Wikipedia states:

When the auction involves a single item for sale and each participant has as an independent private value for the item auctioned, the expected payment and expected revenues of an English auction is theoretically equivalent to that of the Vickrey auction, and both mechanisms have weakly dominant strategies.[1] Both the Vickrey and English auction, although very different procedurally, award the item to the bidder with the highest value at a price equal to the value of the second highest bidder.[2]

In an English auction, the object goes to the highest bidder who pays at the price they proposed.

In a Vickrey auction, the object goes to the highest bidder, who pays at the second-highest price.

Given this, how are they "equivalent" to each other? The only thing common between the two, per my understanding, is that the highest bidder always wins.

My guess is that, in an English auction, when the second-highest bidder eventually places a bid (say b0) corresponding to their max affordable value, the highest bidder can place another bid ever so slightly higher (say b1). The object is then sold at b1.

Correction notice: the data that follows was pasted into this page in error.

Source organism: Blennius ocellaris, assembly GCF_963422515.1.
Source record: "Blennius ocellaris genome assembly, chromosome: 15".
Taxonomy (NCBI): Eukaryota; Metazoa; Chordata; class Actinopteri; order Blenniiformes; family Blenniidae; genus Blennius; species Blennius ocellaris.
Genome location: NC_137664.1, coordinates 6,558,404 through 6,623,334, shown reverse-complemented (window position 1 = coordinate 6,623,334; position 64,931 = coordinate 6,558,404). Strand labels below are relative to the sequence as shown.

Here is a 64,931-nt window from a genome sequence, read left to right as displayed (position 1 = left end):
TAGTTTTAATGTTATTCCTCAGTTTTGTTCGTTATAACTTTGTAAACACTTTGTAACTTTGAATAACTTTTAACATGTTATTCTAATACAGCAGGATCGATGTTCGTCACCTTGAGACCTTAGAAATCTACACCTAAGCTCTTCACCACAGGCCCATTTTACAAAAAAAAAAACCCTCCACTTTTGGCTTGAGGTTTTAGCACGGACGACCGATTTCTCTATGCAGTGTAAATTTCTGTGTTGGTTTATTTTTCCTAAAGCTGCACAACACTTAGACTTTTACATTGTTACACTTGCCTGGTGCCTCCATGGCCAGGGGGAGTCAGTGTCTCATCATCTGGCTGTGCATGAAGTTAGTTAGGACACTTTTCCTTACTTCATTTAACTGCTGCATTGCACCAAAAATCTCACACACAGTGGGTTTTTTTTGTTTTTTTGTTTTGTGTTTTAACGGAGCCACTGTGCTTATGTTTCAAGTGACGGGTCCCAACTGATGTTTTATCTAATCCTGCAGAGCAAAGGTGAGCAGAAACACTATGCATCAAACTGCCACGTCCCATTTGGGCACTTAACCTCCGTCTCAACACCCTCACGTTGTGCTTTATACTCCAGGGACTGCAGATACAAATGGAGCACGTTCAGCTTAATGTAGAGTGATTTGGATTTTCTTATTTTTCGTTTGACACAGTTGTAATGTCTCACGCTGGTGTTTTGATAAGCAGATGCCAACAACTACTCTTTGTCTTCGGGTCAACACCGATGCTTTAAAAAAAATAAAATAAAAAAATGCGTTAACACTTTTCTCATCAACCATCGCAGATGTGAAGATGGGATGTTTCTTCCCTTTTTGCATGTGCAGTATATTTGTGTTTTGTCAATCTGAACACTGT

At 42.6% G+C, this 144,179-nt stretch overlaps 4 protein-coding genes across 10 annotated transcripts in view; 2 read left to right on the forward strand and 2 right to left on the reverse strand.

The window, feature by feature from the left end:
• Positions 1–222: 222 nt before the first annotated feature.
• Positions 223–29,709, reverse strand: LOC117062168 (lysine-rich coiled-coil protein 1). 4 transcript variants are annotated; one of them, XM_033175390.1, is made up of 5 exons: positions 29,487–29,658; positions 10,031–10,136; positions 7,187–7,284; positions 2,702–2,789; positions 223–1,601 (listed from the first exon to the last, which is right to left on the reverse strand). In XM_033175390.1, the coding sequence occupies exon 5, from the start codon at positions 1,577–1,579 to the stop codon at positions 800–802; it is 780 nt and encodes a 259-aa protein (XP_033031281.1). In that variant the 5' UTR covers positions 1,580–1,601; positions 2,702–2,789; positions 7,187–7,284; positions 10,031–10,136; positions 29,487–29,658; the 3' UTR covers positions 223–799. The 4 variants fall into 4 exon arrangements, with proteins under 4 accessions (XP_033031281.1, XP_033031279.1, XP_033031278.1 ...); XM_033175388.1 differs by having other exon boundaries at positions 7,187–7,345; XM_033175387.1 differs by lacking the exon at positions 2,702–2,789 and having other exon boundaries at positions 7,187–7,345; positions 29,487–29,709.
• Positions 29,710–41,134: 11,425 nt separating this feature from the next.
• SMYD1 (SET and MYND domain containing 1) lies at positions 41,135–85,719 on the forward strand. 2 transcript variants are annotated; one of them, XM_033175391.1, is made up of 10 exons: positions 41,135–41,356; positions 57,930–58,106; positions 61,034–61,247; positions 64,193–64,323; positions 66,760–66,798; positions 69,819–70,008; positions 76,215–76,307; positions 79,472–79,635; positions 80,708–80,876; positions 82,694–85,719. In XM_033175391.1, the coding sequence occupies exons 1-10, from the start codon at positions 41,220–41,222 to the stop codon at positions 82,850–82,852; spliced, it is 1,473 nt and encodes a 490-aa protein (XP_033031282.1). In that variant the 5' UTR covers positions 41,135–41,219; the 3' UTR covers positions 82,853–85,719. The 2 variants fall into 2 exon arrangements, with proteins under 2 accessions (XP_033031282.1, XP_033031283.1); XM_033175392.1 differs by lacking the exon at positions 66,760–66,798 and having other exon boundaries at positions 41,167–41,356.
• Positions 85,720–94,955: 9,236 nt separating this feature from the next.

In a Vickrey auction, the highest bidder would pay b0.

Since b0 is almost equal to b1, I imagine that's where the equivalence comes from.

  • 1
    $\begingroup$ That's correct. A couple of nuances: in some English auctions, the auctioneer can choose the increment by which to raise the price. The greater this increment, the greater the theoretical difference with a Vickrey auction. Also, although the outcome is effectively the same, an English auction gives you information about the other players' values; this could be useful if there are multiple items for sale, for example. In a Vickrey auction, the bids are private. $\endgroup$
    – Théophile
    Jan 14, 2021 at 22:34

1 Answer 1


Because in the Vickrey auction, each bidder is bidding their value (since it is a closed auction), whereas in the English open auction, the winning bidder has bid a price just at-or-above the second-highest value (instead of bidding their value which is the highest).


You must log in to answer this question.

Not the answer you're looking for? Browse other questions tagged .